From Publishers Weekly
ointing to contemporary attitudes on divorce, homosexuality, children born out of wedlock, fatherlessness and cohabitation as challenges to the stability of traditional marriage, bestselling author and former secretary of education Bennett (The Book of Virtues; The Death of Outrage) argues that people must take steps to restabilize the institution because "(t)he nuclear family, defined as a monogamous married couple living with their children, is vital to civilization's success." Articulate and impassioned as always, Bennett delivers a forceful defense of his position with selective quotations from studies like Sara McLanahan and Gary Sandefur's Growing Up with a Single Parent and What's Happening to the American Family? by Sar A. Klevitan et al.; prominent politicians like former senator Patrick Moynihan; and literary sources from the Bible to the pro-lesbian children's book Heather Has Two Mommies. Although Bennett refers in passing to being a child of divorce and offers the teachings of his Catholic faith as a template for marital constancy, he shares no personal anecdotes from his own presumably successful marriage. Nor does he quote interviews with other happily married couples or divorce survivors. As a result, the structure of the book resembles that of a legal brief (Bennett counts a law degree from Harvard among his many academic achievements). However, he does not include citations, as he would in a brief, for some of his more arresting pronouncements, such as, "Cohabiting couples show lower levels of sexual satisfaction than do married couples." In a too-brief discussion of remedies to reverse the trends he sees, Bennett proposes repealing no-fault divorce, reaffirming publicly the centrality of family with churches assuming moral leadership, tightening the payment structure for mothers with dependent children and supporting the Defense of Marriage Act. (Sept. 25)Forecast: Bennett's bestselling record and ability to act as a magnet for controversy will no doubt create an early sales spike. Some loyal readers may be disappointed, however, by his evasiveness about his personal experience.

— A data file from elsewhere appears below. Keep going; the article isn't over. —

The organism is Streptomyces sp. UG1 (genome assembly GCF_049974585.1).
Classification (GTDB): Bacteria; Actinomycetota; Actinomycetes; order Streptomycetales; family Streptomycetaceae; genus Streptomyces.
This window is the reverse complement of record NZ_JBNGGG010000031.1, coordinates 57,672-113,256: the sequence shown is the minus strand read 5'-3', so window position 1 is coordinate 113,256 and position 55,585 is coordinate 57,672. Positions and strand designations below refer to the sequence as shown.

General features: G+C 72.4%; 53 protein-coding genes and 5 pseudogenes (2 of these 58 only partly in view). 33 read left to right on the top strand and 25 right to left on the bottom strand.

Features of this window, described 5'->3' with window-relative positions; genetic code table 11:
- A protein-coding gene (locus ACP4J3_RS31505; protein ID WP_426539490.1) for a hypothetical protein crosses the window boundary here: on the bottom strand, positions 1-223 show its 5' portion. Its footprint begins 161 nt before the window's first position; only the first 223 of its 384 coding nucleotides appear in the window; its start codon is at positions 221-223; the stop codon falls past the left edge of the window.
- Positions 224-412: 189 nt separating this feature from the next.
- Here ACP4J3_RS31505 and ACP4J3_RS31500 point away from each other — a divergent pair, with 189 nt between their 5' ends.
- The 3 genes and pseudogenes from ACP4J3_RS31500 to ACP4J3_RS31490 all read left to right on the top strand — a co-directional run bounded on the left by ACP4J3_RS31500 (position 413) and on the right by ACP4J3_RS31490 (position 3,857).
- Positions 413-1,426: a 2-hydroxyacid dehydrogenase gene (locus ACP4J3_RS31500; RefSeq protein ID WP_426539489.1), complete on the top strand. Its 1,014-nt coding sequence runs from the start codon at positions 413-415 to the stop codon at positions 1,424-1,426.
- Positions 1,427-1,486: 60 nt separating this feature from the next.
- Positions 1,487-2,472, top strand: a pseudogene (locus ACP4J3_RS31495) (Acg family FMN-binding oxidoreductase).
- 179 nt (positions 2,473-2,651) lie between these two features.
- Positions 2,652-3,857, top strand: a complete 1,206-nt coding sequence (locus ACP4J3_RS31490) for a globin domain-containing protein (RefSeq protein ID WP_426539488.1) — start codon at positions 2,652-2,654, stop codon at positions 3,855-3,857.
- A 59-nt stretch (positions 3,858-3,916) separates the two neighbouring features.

Copyright 2001 Cahners Business Information, Inc.
From Library Journal
"The nuclear family is vital to civilization's success," argues the conservative social critic, practicing Catholic, and author of the best sellers The Death of Outrage (1998) and The Book of Virtues (1993). Bennett's new book traces the influence of Judaism, Christianity, and eras marked by large cultural changes (such as the Renaissance and Victorian England) on the development of the Western family. He then identifies and strongly attacks the contemporary social forces that he feels are destroying this institution. Concentrating his criticism on three social trends the wide acceptance of cohabitation, the institution of no-fault divorce, and the increasing acceptance of the idea of same-sex marriage the author argues that they cut into the family's moral foundation. He also indicts our society for its tolerance of the high rates of out-of-wedlock births and the low fertility rates of two-parent families and blames the courts for giving "primacy to the values of personal autonomy and individual liberties" instead of family unity. Most of all, he bemoans a shift in values to the view that how one defines a family is "no business of the wider community." Bennett's forceful assault on political correctness relies on his own deeply held beliefs. For public libraries where he has a following. Jack Forman, San Diego Mesa Coll. Lib., CA
Copyright 2001 Reed Business Information, Inc.